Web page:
Amazingly, after nearly eight years of relentless war, the U.N.-negotiated ceasefire has held up in Yemen for the last two months. As the U.N. Special Envoy begins his effort to extend this temporary truce into a longer-term deescalation, Congress once again has the opportunity to retake its war powers authority and provide the president with a tool to end U.S. involvement.
Today, a bipartisan group of House lawmakers, led by Congressional Progressive Caucus Chair Rep. Pramila Jayapal (D-Wash.) and Rep. Peter DeFazio (D-Ore.), introduced a measure to invoke Congress's war powers "to end unauthorized United States military involvement in Saudi Arabia’s brutal war in Yemen." Sen. Bernie Sanders will introduce a companion bill when the Senate reconvenes. With the administration and some of its congressional allies toadying to Saudi Arabia and the United Arab Emirates in a shameless attempt to stabilize international energy markets, this war powers resolution on Yemen couldn’t be more timely.
Prior to the current war, most lawmakers (mistakenly) saw Yemen solely through the lens of counterterrorism. Although the conflict is a result of a coup during Yemen’s post-revolutionary transition in September 2014, Washington has largely bought into the false Gulf narrative that the war was instigated by Iran. The Obama administration began backing Saudi Arabia and the UAE’s military coalition, after it intervened in Yemen’s civil war in 2015. Since then, Washington has provided aerial refueling, targeting intelligence, and U.S. advisers without authorization from Congress.
Since the March 2015 intervention, the Saudi and Emirati-coalition has conducted an aerial and ground military campaign that has relied heavily on U.S. weapons, as well as American logistical and intelligence support. The coalition has also enforced a siege against rebel-held territory in Yemen by blocking its air and sea ports, which has severely hampered the import-reliant economy and catalyzed the spiral of Yemen’s pre-existing humanitarian crisis into what the United Nations has called “the world’s worst humanitarian crisis.”
While Houthi forces abuse those living under their corrupt rule, forcibly recruit child soldiers, and launch mortar shells and missiles into civilian areas, the U.S.-supported, Saudi-led coalition has also engaged in a consistent pattern of airstrikes targeting civilian objects and civilian infrastructure, including a school bus full of children, public markets, weddings, port docks and cranes, funerals, Doctors Without Borders hospitals and other medical facilities, camps for internally displaced people, and boats filled with African refugees.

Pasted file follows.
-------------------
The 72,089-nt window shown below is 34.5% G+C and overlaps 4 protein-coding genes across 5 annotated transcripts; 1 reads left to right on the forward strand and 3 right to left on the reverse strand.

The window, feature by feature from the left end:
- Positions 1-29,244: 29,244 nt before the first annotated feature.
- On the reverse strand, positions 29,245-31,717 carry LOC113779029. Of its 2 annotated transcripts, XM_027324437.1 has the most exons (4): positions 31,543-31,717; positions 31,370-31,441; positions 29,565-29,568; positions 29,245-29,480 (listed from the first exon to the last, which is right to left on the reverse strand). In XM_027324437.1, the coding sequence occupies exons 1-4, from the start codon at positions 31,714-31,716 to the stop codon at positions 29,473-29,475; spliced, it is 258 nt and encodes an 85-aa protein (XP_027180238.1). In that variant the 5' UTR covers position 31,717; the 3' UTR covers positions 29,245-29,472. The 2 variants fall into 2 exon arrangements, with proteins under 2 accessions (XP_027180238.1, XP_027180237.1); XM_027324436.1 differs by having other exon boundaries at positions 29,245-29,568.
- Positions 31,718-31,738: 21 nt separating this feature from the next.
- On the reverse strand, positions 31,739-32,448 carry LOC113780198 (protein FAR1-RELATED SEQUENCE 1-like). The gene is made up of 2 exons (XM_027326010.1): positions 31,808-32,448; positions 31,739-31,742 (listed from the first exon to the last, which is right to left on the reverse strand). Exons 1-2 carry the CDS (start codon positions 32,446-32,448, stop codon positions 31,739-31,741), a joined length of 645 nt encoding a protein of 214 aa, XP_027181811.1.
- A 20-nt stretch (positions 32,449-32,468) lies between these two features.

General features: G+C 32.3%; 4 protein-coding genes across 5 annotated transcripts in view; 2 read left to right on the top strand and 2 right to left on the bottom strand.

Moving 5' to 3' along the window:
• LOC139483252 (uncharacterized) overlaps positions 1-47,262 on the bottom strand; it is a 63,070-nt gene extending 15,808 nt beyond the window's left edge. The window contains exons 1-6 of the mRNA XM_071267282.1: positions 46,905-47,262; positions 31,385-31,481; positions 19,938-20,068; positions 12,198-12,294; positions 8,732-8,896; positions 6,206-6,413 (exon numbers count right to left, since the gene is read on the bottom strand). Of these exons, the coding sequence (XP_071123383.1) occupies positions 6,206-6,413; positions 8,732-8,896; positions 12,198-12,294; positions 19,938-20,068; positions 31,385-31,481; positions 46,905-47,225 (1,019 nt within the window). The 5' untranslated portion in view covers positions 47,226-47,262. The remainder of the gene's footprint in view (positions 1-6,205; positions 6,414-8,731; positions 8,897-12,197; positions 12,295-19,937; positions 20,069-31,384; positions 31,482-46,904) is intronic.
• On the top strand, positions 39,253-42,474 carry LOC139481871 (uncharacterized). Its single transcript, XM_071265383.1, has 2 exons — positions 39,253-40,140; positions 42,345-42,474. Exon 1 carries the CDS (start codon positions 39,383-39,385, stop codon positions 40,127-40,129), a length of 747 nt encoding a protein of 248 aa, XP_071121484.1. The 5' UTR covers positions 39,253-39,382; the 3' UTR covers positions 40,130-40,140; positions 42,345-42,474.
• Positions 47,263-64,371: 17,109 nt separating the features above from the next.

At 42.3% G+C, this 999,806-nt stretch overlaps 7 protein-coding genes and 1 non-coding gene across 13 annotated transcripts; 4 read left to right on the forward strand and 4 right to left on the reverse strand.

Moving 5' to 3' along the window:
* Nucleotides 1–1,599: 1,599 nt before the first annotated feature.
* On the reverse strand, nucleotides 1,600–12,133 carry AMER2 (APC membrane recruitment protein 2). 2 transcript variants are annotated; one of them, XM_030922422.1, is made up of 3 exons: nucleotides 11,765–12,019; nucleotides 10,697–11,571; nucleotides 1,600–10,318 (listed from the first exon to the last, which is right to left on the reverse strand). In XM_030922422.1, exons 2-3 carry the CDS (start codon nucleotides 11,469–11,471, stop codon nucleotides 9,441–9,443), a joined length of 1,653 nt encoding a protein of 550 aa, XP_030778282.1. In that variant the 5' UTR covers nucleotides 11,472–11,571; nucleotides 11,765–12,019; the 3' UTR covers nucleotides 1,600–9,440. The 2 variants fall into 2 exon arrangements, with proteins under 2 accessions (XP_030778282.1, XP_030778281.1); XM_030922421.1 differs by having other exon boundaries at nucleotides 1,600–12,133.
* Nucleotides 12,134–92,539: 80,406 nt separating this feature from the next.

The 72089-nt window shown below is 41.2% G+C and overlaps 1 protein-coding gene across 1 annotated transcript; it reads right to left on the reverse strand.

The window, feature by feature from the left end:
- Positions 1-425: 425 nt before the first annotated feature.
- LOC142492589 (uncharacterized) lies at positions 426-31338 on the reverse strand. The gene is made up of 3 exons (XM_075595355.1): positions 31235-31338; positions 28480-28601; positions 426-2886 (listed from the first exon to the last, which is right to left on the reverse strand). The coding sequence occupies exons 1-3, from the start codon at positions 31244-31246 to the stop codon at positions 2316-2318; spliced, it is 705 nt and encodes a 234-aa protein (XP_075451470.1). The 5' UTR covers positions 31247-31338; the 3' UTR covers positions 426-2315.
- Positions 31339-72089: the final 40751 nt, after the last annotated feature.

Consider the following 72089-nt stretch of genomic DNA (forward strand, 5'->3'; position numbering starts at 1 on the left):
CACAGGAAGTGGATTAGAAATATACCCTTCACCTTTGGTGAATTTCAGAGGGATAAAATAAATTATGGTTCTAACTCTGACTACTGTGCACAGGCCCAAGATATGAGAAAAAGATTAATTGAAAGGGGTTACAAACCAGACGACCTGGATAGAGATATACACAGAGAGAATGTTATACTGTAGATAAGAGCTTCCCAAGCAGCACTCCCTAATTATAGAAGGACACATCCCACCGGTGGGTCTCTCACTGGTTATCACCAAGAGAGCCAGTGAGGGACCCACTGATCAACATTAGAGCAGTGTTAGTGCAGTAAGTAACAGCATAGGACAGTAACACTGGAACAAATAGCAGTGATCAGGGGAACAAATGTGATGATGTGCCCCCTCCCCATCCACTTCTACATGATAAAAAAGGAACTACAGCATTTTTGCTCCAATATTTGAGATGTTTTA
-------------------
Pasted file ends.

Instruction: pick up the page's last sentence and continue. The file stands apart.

These attacks have a direct correlation to the humanitarian crisis, as the destruction of such vital civilian infrastructure has directly hampered humanitarian and commercial import access to the country, which before the conflict imported nearly 90 percent of its food supply. Civilians have borne the brunt of this crisis, with an estimated 337,000 dead as a result of the fighting, starvation, and disease. Despite progress in gaining humanitarian access to previous frontlines during the current truce, three-quarters of the population, nearly 20 million people, are acutely food insecure.
For years, under three administrations, State Department officials have voiced concern about U.S. complicity, and the potential legal culpability of U.S. personnel in aiding and abetting the coalition’s apparent war crimes. Yet despite the clear humanitarian, strategic, and moral imperatives, three presidents have failed to make meaningful changes to U.S. policy that could help end Yemen’s suffering.
President Trump had to issue four vetoes to override Congress’ attempt to assert its war powers and to oppose weapons sales to Saudi Arabia and UAE. Among these congressional actions was the first successful invocation of the War Powers Resolution of 1973 for Yemen. Congress passed S.J.Res. 7 in early 2019, directing the president to end all U.S. support for the coalition. It marked the first war powers resolution Congress sent to the president’s desk since the law was passed over President Nixon’s veto in the immediate wake of the U.S. military withdrawal from Vietnam. Congress’s actions throughout the Obama and the Trump administrations effectively made ending U.S. military involvement and support for the coalition’s war in Yemen the unified position of the Democratic Party’s 2020 presidential primary candidates.